Information on parent education-
For parents/guardians of students with dyslexia and related disorders.
Texas Education Code (TEC) §38.003 defines dyslexia and related disorders in the following way: “Dyslexia” means a disorder of constitutional origin manifested by a difficulty in learning to read, write, or spell, despite conventional instruction, adequate intelligence, and sociocultural opportunity. “Related disorders” include disorders similar to or related to dyslexia, such as developmental auditory imperception, dysphasia, specific developmental dyslexia, developmental dysgraphia, and developmental spelling disability.
The International Dyslexia Association defines “dyslexia” in the following way: Dyslexia is a specific learning disability that is neurobiological in origin. It is characterized by difficulties with accurate and/or fluent word recognition and by poor spelling and decoding abilities. These difficulties typically result from a deficit in the phonological component of language that is often unexpected in relation to other cognitive abilities and the provision of effective classroom instruction. Secondary consequences may include problems in reading comprehension and reduced reading experience that can impede growth of vocabulary and background knowledge.
Characteristics of Dyslexia are different by age but may include:
o Difficulty reading real words in isolation
o Difficulty accurately decoding nonsense or unfamiliar words
o Slow, inaccurate or labored oral reading; poor reading fluency
o Difficulty learning to spell accurately
Dyslexia Awareness Information for Parents, Students and Teachers
Delivery of Dyslexia Intervention -
While it is necessary that students are provided intervention in the above content, it is also critical that the way in which the content is delivered be consistent with research-based practices. Principles of effective intervention for students with dyslexia include all of the following:
• Simultaneous, multisensory
• Systematic and cumulative
• Explicit instruction
• Diagnostic teaching to automaticity
• Synthetic instruction
• Analytic instruction
Providers of Dyslexia Instruction-
In order to provide effective intervention, school districts are encouraged to employ highly trained individuals to deliver dyslexia instruction. Teachers, such as reading specialists, master reading teachers, general education classroom teachers, or special education teachers, who provide dyslexia intervention for students are not required to hold a specific license or certification. However, these educators must at a minimum have additional documented dyslexia training aligned to 19 TAC §74.28(c) and must deliver the instruction with fidelity.
Instructional and Testing Accommodations for Students with Disabilities-
Accommodations provide the student with dyslexia effective and equitable access to grade-level or course instruction in the general education classroom.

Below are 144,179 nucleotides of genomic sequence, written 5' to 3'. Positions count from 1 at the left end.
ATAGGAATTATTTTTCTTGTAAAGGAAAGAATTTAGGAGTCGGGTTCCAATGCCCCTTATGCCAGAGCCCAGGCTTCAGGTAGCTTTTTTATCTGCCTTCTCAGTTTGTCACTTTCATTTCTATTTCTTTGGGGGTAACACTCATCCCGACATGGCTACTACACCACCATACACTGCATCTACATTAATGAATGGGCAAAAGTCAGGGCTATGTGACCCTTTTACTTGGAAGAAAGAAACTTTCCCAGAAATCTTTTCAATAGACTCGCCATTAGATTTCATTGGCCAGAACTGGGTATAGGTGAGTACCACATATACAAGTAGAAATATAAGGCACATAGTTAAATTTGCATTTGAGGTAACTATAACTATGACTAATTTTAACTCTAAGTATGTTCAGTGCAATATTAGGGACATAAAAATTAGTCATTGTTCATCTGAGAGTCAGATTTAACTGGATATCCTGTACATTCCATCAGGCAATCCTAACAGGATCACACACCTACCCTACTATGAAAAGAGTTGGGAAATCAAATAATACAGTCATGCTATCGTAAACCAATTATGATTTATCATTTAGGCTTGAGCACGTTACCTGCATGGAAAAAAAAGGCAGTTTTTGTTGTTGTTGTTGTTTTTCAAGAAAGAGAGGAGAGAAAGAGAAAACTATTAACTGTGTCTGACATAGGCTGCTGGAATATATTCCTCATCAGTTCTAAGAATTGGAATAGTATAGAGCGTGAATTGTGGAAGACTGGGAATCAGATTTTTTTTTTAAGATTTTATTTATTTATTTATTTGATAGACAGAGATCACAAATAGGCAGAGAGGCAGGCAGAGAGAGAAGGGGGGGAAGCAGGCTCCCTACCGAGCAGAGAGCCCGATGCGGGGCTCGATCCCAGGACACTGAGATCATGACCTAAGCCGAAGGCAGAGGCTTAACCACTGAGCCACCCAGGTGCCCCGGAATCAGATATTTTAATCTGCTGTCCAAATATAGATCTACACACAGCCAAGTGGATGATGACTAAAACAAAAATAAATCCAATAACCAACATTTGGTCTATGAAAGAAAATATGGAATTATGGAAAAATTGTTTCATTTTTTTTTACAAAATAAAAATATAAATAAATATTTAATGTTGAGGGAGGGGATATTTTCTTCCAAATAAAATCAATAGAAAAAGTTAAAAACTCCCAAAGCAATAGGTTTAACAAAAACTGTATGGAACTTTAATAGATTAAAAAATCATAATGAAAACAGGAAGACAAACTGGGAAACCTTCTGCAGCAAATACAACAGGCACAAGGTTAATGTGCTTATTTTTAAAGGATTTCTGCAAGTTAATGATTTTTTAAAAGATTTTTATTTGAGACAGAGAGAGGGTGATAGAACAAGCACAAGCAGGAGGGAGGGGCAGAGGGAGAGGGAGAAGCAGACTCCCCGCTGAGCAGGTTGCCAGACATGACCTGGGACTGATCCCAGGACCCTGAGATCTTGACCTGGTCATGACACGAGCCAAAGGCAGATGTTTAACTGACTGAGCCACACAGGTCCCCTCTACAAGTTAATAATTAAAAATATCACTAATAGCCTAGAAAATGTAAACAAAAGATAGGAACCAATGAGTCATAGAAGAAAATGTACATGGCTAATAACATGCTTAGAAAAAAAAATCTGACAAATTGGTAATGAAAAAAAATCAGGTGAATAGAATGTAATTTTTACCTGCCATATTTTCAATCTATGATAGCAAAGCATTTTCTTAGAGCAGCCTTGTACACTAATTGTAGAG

Listed below are examples of reasonable classroom accommodations:
• Copies of notes (e.g., teacher- or peer-provided)
• Note-taking assistance • Additional time on class assignments and tests
• Reduced/shortened assignments (e.g., chunking assignments into manageable units, fewer items given on a classroom test or homework assignment without eliminating concepts, or student planner to assist with assignments)
• Alternative test location that provides a quiet environment and reduces distractions
• Priority seating assignment
• Oral reading of directions or written material
• Word banks
• Text to speech
• Speech to text
• Electronic spellers
• Electronic dictionaries
• Formula charts
• Adaptive learning tools and features in software programs
Educators, parents, and students must understand that accommodations provided during classroom instruction and testing might differ from accommodations allowed for use on state assessments. The state assessment is a standardized tool for measuring every student’s learning in a reliable, valid, and secure manner. An accommodation used in the classroom for learning may invalidate or compromise the security and integrity of the state assessment; therefore, not all accommodations suitable for instruction are allowed during the state assessments.
For more information about accommodations on statewide assessments, visit
Response to intervention (RTI):
RTI is a multistep, or tiered, approach to providing services and interventions at increasing levels of intensity to students who struggle with learning. The progress students make at each stage of intervention is closely monitored. Results of this monitoring are used to make decisions about the need for further research-based instruction and/or intervention in general education, in specialized instructional settings, or both. Individual campuses and teachers monitor the RTI progress of their students as needed.
Lampasas Middle School/High School